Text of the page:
Motoko Rich's NY Times story, Legal Battles Over E-Book Rights to Older Books (12-13-09), is about who owns rights to backlist titles covered by contracts written before digital rights emerged. The underlying issue: Publishers are not offering high enough royalties on e-books, which are cheaper to produce than print books. Typically, publishers are offering only 25 percent royalties on e-books. Many prominent authors and agents believe this should be more like a subsidiary rights split than a royalty share. Publishers, desperate to save a sinking ship, may be pushing too far. Rich quotes Andrew Wylie, the agent for the estates of Ralph Ellison and Vladimir Nabokov (whose books are not yet e-books), as saying, “I think the potential danger that publishers run by not talking this through carefully, is that they will be excluded from e-book rights in a significant way.”
Amanda Urban, literary agent for the late Joseph Heller, contends that the e-book rights for Catch 22 rest with the author's estate. Random House contends that contracts give it rights to publication "in book form." What is a book?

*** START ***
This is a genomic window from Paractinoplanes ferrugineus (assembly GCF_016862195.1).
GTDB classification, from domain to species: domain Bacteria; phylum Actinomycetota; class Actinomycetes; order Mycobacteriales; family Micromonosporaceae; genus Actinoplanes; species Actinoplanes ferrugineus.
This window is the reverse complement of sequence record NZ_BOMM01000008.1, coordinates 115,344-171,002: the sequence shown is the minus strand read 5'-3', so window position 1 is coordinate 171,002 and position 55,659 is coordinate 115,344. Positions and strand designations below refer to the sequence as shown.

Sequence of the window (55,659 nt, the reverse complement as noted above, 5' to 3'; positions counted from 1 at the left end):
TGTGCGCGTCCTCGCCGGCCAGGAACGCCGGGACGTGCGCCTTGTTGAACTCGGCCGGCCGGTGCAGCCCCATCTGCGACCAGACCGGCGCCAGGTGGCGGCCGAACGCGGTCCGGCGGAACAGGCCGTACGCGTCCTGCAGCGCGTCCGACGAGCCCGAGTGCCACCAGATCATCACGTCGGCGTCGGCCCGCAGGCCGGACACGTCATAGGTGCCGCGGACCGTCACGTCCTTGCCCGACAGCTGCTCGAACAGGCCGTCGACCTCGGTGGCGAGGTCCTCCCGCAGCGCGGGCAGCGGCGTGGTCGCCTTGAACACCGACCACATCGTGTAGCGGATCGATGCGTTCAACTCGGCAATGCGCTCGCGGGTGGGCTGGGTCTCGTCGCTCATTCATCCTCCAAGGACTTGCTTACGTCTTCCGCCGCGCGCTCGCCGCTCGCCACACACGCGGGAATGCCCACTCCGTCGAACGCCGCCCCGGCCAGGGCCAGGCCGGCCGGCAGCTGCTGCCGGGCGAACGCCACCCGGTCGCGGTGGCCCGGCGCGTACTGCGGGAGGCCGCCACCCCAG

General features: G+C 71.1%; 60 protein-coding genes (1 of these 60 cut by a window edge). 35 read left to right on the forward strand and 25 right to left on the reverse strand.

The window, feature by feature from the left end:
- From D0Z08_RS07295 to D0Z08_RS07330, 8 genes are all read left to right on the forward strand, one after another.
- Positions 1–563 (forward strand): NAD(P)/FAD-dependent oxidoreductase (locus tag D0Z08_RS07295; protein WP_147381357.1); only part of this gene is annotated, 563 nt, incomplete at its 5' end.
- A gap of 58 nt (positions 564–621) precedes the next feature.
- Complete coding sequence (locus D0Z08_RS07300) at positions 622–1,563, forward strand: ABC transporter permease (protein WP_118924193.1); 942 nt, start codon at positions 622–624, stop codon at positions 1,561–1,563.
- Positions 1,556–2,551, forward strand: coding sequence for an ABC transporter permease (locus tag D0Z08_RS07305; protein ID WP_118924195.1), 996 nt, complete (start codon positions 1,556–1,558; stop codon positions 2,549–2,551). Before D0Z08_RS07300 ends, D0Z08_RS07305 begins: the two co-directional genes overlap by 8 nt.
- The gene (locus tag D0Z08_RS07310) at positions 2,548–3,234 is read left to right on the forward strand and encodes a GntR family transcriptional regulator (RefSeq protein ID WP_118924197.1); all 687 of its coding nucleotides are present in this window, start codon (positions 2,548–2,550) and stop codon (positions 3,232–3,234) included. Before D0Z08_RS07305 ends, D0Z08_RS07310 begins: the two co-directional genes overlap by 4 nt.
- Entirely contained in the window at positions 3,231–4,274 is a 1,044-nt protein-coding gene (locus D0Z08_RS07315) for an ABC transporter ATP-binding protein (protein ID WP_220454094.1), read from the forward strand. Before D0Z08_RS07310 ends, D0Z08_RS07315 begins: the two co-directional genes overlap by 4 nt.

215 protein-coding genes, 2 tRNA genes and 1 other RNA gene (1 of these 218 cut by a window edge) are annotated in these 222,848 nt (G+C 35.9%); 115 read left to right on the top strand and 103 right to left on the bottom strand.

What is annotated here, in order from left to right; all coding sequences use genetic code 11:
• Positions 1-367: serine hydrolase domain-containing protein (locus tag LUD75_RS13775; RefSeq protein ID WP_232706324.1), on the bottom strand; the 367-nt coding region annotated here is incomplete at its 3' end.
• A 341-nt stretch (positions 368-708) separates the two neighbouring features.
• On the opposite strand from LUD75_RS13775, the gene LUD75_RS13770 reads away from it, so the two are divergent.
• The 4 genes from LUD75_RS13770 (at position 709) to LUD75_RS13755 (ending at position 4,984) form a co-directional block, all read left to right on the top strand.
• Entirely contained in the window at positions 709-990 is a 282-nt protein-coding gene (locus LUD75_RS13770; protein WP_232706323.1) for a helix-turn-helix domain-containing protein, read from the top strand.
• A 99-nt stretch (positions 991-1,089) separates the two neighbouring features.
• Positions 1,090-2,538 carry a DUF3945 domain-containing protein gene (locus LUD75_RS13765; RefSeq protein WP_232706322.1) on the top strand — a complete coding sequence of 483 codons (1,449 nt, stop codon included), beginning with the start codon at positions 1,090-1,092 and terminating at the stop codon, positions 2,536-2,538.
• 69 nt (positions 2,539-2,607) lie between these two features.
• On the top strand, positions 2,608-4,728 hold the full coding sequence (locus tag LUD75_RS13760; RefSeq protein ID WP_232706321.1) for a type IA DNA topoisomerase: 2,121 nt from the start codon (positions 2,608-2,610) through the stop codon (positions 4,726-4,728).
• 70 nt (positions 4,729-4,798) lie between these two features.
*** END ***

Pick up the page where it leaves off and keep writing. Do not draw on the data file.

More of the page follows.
Jeffrey Trachtenberg wrote about this issue in the Wall Street Journal 12-12-09: Random House Claims Digital Rights to Past Books (If this link doesn't work, google the title and Nat Sobel and the full story may come up.) Random House claims that "the exclusive right to publish 'in book form' or 'in any and all editions'" includes digital rights. But Random House lost its 2002 suit to prevent RosettaBooks publish author-licensed e-book editions of works by William Styron, Kurt Vonnegut Jr. and Robert Parker. Agent Nat Sobel (who represents Knopf authors James Ellroy and Richard Russo) says courts have agreed with the position that contracts 20 years ago didn't include electronic rights. We'll be hearing more about this hot major issue. Authors: read those contracts before you sign them!